President Obama: Don't Use Ferguson As 'An Excuse For Violence'

Obama: Don't Use Ferguson As 'An Excuse For Violence'

As the nation awaits the grand jury's decision of whether to indict Ferguson, Missouri police officer Darren Wilson for the killing of unarmed black teenager Michael Brown, President Obama said that Ferguson should not be used as an "excuse for violence."

In an interview with ABC News George Stephanopoulos that aired Friday night, Obama acknowledged the right to protest over the killing of Brown, but urged that demonstrations remain peaceful.

"This is a country that allows everybody to express their views," Obama said. "But using any event as an excuse for violence is contrary to rule of law and contrary to who we are."

Obama's interview from Las Vegas was an excerpt of a longer version set to air Sunday on ABC's "This Week." Watch the video excerpt above.

Wilson shot Brown on Aug. 9, under disputed circumstances, sparking fierce protests in and around Ferguson, and a larger debate about race and police tactics.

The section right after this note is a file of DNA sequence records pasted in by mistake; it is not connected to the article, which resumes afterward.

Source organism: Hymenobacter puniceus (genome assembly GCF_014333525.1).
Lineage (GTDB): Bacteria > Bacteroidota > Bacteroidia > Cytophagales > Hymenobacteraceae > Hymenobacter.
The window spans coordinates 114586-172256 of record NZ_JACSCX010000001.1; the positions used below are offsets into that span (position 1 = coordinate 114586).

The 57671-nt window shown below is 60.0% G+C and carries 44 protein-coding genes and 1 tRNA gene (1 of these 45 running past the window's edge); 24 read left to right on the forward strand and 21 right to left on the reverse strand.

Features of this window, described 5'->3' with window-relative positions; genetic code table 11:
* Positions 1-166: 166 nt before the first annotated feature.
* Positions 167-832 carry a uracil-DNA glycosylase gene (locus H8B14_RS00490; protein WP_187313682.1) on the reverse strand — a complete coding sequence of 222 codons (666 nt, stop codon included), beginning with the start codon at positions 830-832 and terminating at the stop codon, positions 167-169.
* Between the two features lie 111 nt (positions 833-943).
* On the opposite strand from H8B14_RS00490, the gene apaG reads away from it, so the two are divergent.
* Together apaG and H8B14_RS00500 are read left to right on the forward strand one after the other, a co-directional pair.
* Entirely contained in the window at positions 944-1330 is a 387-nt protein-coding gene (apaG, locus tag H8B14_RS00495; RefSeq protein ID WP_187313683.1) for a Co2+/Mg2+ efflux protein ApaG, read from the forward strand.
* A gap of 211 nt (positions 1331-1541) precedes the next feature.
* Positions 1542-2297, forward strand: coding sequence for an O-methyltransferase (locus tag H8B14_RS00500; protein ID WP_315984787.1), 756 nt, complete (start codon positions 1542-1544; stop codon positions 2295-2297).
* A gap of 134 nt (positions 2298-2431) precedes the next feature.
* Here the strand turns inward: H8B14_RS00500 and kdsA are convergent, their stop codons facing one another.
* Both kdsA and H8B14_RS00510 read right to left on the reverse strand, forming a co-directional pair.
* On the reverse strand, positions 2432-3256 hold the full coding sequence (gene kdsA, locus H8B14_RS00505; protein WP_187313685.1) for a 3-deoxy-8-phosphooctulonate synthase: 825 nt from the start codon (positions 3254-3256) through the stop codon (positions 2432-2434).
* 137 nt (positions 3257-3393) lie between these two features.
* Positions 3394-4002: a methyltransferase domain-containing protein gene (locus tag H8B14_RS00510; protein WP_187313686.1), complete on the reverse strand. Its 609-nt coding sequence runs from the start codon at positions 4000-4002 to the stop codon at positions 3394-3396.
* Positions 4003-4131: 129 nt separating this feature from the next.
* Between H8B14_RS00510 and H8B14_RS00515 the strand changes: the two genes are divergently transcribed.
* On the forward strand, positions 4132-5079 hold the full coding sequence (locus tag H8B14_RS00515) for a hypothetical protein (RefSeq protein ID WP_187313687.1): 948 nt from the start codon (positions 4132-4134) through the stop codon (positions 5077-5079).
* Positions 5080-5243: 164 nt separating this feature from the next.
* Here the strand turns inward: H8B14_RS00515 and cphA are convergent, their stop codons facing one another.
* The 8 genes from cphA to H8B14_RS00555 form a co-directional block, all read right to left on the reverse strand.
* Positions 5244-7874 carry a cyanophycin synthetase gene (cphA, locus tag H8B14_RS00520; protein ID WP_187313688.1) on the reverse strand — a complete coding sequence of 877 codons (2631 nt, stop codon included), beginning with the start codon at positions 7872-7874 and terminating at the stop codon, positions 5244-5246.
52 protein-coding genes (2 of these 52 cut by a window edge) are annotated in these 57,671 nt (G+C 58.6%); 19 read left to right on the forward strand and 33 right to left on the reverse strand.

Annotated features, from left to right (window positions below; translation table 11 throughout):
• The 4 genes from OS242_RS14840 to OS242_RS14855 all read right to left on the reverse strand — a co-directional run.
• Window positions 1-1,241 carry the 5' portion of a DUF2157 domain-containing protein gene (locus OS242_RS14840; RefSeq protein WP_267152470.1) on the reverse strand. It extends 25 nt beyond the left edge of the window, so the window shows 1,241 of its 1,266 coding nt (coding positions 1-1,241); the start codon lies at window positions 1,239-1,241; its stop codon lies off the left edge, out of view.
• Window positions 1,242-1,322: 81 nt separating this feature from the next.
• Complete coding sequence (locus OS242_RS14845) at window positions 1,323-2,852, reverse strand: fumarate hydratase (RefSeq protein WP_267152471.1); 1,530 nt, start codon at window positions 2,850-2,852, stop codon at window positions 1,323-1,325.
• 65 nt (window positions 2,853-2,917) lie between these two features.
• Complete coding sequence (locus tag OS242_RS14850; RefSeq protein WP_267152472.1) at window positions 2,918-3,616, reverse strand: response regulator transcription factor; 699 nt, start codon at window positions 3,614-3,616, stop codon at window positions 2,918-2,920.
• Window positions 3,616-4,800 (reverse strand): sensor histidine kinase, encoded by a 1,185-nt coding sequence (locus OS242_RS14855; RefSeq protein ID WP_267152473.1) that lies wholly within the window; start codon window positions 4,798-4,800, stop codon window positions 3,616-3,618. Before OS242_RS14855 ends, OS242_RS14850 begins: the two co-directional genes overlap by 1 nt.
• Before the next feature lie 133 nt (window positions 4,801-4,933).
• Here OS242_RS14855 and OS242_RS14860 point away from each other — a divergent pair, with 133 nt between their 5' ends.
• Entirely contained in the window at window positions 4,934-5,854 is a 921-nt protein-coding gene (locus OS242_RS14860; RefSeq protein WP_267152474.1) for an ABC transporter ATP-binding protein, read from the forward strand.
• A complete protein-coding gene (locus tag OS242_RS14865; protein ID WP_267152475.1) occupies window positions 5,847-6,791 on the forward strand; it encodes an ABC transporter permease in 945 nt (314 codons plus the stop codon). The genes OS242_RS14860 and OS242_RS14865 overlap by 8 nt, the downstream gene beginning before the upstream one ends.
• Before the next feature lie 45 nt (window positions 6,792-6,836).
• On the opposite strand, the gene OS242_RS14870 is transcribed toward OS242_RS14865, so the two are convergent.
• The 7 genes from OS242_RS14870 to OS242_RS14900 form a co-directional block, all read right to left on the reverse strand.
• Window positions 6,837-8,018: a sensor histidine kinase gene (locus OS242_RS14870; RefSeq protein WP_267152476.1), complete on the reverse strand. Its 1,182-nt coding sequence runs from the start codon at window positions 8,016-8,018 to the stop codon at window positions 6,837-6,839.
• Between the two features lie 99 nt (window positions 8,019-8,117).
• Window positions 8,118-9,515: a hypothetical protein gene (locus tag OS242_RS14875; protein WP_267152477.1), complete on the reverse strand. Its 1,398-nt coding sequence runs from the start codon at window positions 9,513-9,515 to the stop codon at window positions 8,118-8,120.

The grand jury's decision on possibly indicting Wilson has been expected for weeks and may come soon. Guardian reporter Jon Swaine tweeted on Friday night that media had received information about official press conferences and other events after the grand jury makes its decision.

On Monday, Missouri Gov. Jay Nixon activated the National Guard in advance of the grand jury decision. The FBI sent 100 agents to the area on Friday. Ferguson protesters were arrested on Thursday and Friday, as tension has mounted again. In advance of Obama's interview, U.S. Attorney General Eric Holder released a video to advise police and protesters of how to avoid confrontation.

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